Sign of the Cross

Our Lady of Florida, Passionists Retreat House Chapel

Greetings on this the Feast of the Exaltation of the Holy Cross
Readings: Nm 21:4b-9; PS 78:1bc-2, 34-35, 36-37, 38; Phil 2:6-11; Jn 3:13-17
Notes: I think, an opinion, that Christians of other traditions should have these distinct liturgies added to their practices of faith (if they don’t have already).

  • Sign of the Cross – In the Name of …
  • Veneration of the Cross – the symbol of salvation.
  • Good Friday – passion of Jesus and crucifixion.
  • Ash Wednesday – need for restoration.

They are power expressive moments in the life of a Christian.
These liturgies allow us to get close to Jesus in a communal and tactile way.

A Franciscan reference (I quote them a lot lately)
The cross is today the universal image of Christian belief. Countless generations of artists have turned it into a thing of beauty to be carried in procession or worn as jewelry. To the eyes of the first Christians, it had no beauty. It stood outside too many city walls, decorated only with decaying corpses, as a threat to anyone who defied Rome’s authority—including Christians who refused sacrifice to Roman gods. Although believers spoke of the cross as the instrument of salvation, it seldom appeared in Christian art unless disguised as an anchor or the Chi-Rho until after Constantine’s edict of toleration

First reading
The people suffered from their lack of faith.
The manna and the water from the flinty rock was not enough for them.
They complained and the consequence was that seraph serpents were able to inflict harm.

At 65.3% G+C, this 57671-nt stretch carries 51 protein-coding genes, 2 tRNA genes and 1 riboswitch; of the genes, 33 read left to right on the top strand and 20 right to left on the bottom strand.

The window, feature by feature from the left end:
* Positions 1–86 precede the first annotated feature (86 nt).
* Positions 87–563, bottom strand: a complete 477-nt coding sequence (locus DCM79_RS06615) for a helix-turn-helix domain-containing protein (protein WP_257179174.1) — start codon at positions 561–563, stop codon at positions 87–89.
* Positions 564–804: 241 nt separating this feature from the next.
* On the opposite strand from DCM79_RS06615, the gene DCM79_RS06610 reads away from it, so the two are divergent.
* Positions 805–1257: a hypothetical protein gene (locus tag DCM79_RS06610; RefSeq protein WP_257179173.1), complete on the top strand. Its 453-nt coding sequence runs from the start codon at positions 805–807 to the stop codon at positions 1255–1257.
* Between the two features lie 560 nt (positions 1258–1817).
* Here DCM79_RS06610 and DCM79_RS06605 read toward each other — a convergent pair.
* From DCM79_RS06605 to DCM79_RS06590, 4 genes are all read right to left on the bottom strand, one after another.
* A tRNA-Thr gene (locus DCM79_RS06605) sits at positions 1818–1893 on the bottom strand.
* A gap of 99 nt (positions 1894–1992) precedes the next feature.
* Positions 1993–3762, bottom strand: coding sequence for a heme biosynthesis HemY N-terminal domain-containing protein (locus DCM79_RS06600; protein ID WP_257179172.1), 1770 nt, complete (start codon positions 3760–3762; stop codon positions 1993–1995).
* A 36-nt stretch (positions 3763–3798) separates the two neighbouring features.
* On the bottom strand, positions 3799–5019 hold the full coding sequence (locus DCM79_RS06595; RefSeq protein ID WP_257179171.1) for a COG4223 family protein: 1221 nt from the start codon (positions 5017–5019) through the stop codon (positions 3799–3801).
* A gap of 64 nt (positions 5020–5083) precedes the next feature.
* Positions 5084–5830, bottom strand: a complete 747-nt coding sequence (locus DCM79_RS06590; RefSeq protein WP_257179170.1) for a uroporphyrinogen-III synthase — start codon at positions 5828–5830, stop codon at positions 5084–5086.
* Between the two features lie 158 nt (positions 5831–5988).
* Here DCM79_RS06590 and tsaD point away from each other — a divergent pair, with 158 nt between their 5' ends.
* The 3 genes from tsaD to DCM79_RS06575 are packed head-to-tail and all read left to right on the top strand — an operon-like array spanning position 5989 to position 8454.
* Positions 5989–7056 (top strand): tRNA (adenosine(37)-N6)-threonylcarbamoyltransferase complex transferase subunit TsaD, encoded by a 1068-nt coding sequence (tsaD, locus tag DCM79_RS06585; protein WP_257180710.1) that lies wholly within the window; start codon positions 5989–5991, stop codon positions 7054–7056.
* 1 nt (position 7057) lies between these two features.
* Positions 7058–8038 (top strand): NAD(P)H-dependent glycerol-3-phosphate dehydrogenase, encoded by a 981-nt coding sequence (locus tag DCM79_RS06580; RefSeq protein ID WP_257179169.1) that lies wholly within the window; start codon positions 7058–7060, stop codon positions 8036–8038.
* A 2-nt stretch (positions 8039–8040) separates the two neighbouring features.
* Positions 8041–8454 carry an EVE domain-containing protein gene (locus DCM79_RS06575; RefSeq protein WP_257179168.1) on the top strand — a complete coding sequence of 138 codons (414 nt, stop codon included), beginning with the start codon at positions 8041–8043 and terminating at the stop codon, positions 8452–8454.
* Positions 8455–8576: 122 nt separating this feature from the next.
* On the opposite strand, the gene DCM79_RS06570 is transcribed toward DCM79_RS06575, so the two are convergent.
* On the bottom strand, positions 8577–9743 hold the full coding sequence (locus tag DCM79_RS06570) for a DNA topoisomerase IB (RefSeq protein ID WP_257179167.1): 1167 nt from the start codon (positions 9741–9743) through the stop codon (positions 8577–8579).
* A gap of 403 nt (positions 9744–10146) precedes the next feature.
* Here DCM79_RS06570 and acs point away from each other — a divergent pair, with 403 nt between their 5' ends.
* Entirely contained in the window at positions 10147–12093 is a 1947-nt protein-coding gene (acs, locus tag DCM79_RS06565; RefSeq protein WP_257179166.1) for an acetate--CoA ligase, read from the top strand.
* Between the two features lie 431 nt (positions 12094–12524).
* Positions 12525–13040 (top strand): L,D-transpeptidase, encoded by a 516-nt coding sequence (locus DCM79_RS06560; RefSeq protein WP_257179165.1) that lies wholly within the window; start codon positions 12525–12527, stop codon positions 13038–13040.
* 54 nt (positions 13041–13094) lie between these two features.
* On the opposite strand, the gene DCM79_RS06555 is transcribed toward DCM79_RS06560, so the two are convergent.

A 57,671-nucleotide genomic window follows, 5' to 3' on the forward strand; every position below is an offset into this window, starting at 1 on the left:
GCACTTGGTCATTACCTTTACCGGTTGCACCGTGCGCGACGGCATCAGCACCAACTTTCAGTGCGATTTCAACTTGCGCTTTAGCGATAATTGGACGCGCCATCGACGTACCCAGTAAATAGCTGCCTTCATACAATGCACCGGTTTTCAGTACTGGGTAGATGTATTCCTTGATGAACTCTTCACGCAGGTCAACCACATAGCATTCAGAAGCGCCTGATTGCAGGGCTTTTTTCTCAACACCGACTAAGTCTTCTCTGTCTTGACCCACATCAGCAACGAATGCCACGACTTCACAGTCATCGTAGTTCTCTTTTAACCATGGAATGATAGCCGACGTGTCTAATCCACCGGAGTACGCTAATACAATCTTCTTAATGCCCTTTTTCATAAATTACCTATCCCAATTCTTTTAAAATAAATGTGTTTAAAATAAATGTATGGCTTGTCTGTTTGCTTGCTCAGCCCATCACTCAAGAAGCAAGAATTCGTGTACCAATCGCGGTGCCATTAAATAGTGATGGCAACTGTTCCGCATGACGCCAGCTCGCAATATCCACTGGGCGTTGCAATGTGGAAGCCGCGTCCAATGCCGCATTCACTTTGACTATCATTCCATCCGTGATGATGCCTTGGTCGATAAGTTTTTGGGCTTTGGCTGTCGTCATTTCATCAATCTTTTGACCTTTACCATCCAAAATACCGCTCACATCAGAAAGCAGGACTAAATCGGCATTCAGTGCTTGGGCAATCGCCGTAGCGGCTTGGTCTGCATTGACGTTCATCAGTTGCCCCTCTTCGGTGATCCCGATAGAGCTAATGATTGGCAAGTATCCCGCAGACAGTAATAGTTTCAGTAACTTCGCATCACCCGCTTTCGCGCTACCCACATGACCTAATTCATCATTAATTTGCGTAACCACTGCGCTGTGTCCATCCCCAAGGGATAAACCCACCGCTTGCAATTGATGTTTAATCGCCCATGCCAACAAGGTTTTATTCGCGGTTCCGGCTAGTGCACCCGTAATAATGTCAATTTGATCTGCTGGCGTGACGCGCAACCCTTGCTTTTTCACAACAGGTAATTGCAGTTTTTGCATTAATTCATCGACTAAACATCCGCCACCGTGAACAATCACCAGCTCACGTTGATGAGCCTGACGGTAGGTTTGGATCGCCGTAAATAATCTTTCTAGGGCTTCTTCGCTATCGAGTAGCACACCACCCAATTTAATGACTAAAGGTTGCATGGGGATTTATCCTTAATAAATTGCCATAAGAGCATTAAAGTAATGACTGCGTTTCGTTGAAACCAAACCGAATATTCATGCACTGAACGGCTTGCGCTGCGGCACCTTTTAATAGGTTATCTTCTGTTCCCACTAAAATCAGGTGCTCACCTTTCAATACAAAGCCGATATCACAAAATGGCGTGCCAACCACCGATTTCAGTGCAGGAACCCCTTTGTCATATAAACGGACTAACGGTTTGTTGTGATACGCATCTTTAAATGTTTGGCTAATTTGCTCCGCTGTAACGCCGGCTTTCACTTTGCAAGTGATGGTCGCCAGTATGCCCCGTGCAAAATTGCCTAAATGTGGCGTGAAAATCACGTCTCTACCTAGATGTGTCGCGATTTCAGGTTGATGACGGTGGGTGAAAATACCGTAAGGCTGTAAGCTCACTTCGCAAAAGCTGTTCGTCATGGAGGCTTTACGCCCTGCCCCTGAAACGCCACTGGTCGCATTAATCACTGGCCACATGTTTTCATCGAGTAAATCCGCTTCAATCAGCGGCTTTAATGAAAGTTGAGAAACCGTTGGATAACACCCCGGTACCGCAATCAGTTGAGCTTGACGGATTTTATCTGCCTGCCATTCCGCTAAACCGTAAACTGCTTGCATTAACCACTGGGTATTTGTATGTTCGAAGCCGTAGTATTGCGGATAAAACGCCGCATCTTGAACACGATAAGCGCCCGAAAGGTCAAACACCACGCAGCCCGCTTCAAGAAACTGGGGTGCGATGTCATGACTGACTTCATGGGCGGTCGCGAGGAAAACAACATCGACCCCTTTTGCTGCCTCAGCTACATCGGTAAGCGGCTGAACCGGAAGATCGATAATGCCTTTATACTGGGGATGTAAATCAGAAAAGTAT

Repenting, they asked for relief.

Moses, by the Lord’s direction, made a pole with a seraph of bronze.
When the people gazed upon it, they were healed, their faith reinforced.

This divine action prefigures the divine action of Jesus upon the cross.

Responsorial Psalm
Do not forget the works of the Lord!
But he, being merciful, forgave their sin
and destroyed them not;
Often he turned back his anger
and let none of his wrath be roused.

Second reading
The second reading today is thought to be a Christian hymn that Paul is referencing.
A song that the reader would know and easily enter into and contemplate its meaning and purpose.

Humiliation of Christ

  • Not exercise his equality with God.
  • Emptied himself.
  • A slave.
  • A human.
  • Humbly accepting death, even on a cross.

Exhaultation of Christ

  • God greatly exalted him.
  • His name above any other name.
  • All should kneel before him.
  • All should confess his Lordship.
  • All should confess Jesus is the glory of God.

Alleluia Verse
We adore you, O Christ, and we bless you,
because by your Cross you have redeemed the world.

Gospel Portion
We venerate the cross because it is God’s chosen way to resolve our need for salvation.

  • The cross is a real instrument of death and a disgraceful way to die.
  • The cross is used as a method of control upon those who witness the death.
  • The cross is painful and torturous penalty contrasted with beheading.

But it is the cross, the worst we could use, becomes the sign and instrument of Salvation.

  • It is personal, the holy Son of God.
  • It was tactile.
  • It was God most present in our world, the closeness of the divine to the suffering of sin.

We venerate the cross every day.
We recall the trinitarian God who reveals himself for us.

Tactile Liturgy

We cross ourselves with our hand and say: (head, heart, left shoulder, right shoulder)

In the Name of the Father,
And of the Son,
And of the Holy Spirit.


In that act we recall:

  • the person of Jesus
  • his cross
  • his crucifixion
  • the Trinitarian God
  • the salvation of souls

Peace be with you,
Deacon Gerry

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